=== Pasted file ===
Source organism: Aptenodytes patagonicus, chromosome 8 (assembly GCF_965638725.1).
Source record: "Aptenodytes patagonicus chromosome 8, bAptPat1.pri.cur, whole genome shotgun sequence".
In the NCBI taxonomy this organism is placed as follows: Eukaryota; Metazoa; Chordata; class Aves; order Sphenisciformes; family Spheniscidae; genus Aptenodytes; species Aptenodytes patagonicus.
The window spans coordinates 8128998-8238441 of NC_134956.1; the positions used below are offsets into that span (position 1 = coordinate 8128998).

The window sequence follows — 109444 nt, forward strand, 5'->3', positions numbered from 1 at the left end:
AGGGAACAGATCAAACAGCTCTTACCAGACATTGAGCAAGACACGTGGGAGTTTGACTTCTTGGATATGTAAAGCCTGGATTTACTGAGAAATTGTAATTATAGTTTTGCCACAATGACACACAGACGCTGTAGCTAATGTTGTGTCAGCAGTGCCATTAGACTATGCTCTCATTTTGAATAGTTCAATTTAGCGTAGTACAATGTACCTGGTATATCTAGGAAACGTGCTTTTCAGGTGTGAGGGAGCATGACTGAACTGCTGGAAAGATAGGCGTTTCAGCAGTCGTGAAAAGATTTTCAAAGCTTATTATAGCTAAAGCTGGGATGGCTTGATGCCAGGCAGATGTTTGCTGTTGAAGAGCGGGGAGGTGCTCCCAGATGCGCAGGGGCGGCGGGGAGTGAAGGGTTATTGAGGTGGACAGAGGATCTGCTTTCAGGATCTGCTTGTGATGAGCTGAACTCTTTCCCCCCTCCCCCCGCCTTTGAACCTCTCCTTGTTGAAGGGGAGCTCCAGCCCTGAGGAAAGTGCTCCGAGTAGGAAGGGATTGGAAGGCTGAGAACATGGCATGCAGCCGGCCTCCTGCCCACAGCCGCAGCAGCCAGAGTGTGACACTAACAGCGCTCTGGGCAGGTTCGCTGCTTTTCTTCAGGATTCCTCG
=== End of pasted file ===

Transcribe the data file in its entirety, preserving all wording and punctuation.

Source organism: Aptenodytes patagonicus, chromosome 8 (assembly GCF_965638725.1).
Source record: "Aptenodytes patagonicus chromosome 8, bAptPat1.pri.cur, whole genome shotgun sequence".
In the NCBI taxonomy this organism is placed as follows: Eukaryota; Metazoa; Chordata; class Aves; order Sphenisciformes; family Spheniscidae; genus Aptenodytes; species Aptenodytes patagonicus.
The window spans coordinates 8128998-8238441 of NC_134956.1; the positions used below are offsets into that span (position 1 = coordinate 8128998).

The window sequence follows — 109444 nt, forward strand, 5'->3', positions numbered from 1 at the left end:
AGGGAACAGATCAAACAGCTCTTACCAGACATTGAGCAAGACACGTGGGAGTTTGACTTCTTGGATATGTAAAGCCTGGATTTACTGAGAAATTGTAATTATAGTTTTGCCACAATGACACACAGACGCTGTAGCTAATGTTGTGTCAGCAGTGCCATTAGACTATGCTCTCATTTTGAATAGTTCAATTTAGCGTAGTACAATGTACCTGGTATATCTAGGAAACGTGCTTTTCAGGTGTGAGGGAGCATGACTGAACTGCTGGAAAGATAGGCGTTTCAGCAGTCGTGAAAAGATTTTCAAAGCTTATTATAGCTAAAGCTGGGATGGCTTGATGCCAGGCAGATGTTTGCTGTTGAAGAGCGGGGAGGTGCTCCCAGATGCGCAGGGGCGGCGGGGAGTGAAGGGTTATTGAGGTGGACAGAGGATCTGCTTTCAGGATCTGCTTGTGATGAGCTGAACTCTTTCCCCCCTCCCCCCGCCTTTGAACCTCTCCTTGTTGAAGGGGAGCTCCAGCCCTGAGGAAAGTGCTCCGAGTAGGAAGGGATTGGAAGGCTGAGAACATGGCATGCAGCCGGCCTCCTGCCCACAGCCGCAGCAGCCAGAGTGTGACACTAACAGCGCTCTGGGCAGGTTCGCTGCTTTTCTTCAGGATTCCTCG